The Academic Support Center located in Memorial Library provides Berry students with learning support in their academic work. Tutorial services are provided free of charge for any student who needs help. A professor(s) in the discipline(s) recommends peer tutors who tutor and provide coaching in the various disciplines. One-on-one counseling in study skills and time management is available, and pamphlets and brochures on study skills, writing, and time management are also available in the center free of charge. In compliance with the Americans with Disabilities Act and Resolution 504, Berry College accommodates students with documented disabilities. It is the ASC that provides services for students needing accommodations for learning, psychological, and permanent or temporary medical disabilities.
Berry College Center for Economic Education
The Center for Economic Education, affiliated with the National Council for Economic Education and the Georgia Council on Economic Education, is one of 13 Economic Education Centers in Georgia. Serving primarily northwest Georgia, the purpose of the center is to encourage economic education at all levels, from preschool through college. Through the center, education and economics faculty and other experts offer spring and summer economic workshops for teachers grades P-12, three-day summer institutes for middle and high school teachers, consultation on economic education for participating schools and various special programs. In addition, the center houses economics and economic-education resource materials. Many of the materials are available to users through a free loan service, and others may be used in the center.
Each student is assigned an academic advisor, with whom to consult in selecting a schedule of classes each semester enrolled and in planning a program of study leading to the chosen degree. Questions and concerns related to the student’s academic program and progress should be discussed with the advisor, who is available for consultation on other matters as well. The advisor provides advice and will help the student understand the ramifications of their choices, but the final responsibility of completing all requirements for a degree rests with the student.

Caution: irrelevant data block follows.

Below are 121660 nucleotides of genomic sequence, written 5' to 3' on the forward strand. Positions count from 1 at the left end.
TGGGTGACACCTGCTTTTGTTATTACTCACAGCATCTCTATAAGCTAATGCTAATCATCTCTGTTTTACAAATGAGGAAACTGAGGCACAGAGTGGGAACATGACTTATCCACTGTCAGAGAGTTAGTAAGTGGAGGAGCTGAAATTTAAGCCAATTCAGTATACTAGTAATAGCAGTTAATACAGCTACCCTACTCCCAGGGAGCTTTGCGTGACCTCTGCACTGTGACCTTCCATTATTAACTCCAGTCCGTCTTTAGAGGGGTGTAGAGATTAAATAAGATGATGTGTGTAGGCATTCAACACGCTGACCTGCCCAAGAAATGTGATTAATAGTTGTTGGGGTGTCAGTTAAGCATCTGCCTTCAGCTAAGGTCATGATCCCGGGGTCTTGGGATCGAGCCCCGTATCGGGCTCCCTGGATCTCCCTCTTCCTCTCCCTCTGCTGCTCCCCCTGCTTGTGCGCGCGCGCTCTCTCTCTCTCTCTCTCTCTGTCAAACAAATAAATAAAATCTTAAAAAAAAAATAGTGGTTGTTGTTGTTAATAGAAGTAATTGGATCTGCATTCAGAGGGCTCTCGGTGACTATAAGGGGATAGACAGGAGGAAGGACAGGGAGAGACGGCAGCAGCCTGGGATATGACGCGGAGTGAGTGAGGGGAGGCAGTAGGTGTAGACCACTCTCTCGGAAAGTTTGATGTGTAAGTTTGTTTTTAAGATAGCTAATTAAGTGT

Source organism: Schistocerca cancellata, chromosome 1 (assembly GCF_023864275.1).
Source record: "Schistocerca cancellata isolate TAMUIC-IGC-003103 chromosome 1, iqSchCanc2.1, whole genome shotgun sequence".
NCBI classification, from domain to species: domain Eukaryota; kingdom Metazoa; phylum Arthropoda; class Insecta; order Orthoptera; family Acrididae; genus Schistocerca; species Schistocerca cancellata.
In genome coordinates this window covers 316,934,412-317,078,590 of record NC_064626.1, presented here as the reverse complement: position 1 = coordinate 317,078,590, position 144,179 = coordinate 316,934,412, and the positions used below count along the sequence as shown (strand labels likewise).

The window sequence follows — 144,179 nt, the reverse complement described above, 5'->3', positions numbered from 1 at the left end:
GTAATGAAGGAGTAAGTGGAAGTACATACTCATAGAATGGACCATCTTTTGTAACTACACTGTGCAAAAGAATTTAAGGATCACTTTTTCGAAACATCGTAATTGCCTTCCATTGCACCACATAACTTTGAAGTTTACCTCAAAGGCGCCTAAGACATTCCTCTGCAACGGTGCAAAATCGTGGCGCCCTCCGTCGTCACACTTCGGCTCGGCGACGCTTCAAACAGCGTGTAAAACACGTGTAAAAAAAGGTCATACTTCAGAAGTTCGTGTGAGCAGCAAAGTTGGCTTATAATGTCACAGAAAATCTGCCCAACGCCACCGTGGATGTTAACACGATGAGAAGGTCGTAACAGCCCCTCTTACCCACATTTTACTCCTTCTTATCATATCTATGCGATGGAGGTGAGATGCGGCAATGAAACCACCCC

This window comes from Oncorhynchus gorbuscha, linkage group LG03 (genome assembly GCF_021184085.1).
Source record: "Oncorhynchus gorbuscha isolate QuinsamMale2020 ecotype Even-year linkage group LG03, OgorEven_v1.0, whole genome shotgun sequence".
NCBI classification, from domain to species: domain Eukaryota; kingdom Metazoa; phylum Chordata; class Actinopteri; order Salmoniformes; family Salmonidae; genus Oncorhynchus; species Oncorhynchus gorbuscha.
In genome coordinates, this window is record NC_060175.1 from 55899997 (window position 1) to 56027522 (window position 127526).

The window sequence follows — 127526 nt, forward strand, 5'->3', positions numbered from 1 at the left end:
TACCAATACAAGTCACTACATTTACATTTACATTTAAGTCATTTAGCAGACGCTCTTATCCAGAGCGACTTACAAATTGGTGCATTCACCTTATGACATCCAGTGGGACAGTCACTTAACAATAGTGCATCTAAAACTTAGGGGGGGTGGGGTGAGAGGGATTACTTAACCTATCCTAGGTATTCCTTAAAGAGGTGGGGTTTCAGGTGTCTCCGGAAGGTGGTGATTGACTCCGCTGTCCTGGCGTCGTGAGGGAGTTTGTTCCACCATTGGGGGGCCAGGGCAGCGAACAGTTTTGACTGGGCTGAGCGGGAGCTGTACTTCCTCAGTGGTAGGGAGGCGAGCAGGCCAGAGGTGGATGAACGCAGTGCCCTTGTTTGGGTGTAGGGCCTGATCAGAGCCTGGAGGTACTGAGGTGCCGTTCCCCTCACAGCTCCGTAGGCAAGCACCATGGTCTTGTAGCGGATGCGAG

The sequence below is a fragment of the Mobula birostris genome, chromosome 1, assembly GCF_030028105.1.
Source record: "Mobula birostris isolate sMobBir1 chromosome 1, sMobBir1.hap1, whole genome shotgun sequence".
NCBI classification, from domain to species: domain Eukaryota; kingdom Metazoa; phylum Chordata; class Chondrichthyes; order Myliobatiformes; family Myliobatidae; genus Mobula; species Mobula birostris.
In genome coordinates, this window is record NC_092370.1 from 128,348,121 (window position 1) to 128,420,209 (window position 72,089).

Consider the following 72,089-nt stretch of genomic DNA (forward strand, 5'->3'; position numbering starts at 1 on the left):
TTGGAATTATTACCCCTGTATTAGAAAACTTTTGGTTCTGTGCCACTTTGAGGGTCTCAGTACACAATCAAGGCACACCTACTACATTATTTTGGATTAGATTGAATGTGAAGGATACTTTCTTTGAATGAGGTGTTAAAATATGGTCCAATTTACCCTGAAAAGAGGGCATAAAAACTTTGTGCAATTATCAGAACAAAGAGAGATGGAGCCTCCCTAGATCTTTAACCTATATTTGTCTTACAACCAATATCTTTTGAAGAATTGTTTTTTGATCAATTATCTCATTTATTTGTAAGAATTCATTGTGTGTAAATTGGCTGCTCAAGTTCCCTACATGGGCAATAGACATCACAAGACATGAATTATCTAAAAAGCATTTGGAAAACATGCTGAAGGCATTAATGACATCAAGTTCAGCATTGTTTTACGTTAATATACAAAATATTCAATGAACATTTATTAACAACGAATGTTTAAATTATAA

Special College Programs
First-Year Program in Rhetoric and Writing
The first-year writing program focuses on the interrelationship between academic reading and academic writing to lay the foundation for work students will undertake while they are at Berry College. In order to achieve this emphasis, students are exposed to analytical and critical tools needed to assess ideas and concepts and to generate their responses to them. All Berry students are required to take RHW 102 . Students who believe they would benefit from sharpening their writing skills and fluency may decide to enroll in RHW 101 before they take RHW 102 . All incoming students will receive information to assist them in making the appropriate choice. Students are encouraged to complete RHW 102 in their first year of academic study; matriculated students may not complete RHW 102 as transient students elsewhere. In order to complete the writing requirement, students must earn a C- or better in RHW 102 .